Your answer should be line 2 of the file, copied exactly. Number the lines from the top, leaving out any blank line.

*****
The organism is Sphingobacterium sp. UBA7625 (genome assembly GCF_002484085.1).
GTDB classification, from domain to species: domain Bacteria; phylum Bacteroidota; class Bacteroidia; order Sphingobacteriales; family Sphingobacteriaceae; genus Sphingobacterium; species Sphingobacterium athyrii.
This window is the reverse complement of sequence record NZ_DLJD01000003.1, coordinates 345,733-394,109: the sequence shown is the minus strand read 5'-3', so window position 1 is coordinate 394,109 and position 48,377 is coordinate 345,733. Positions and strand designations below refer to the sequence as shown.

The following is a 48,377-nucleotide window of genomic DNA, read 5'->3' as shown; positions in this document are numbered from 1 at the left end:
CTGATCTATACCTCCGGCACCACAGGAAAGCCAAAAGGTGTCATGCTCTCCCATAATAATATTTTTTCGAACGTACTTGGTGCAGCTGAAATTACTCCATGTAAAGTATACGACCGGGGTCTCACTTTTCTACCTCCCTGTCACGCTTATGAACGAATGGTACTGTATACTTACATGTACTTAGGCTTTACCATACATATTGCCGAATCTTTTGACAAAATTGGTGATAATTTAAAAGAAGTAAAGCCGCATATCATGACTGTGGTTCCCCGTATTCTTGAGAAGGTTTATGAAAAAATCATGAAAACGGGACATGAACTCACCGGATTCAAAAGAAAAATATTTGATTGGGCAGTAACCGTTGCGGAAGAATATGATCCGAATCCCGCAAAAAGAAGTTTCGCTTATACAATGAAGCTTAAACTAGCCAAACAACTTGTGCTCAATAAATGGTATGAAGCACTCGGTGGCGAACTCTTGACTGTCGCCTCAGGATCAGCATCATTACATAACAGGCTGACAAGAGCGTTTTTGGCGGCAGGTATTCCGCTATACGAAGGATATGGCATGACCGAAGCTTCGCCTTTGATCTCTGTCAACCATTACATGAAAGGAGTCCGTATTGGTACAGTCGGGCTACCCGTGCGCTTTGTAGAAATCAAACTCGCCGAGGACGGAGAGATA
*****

GTDB classification, from domain to species: domain Bacteria; phylum Bacteroidota; class Bacteroidia; order Sphingobacteriales; family Sphingobacteriaceae; genus Sphingobacterium; species Sphingobacterium athyrii.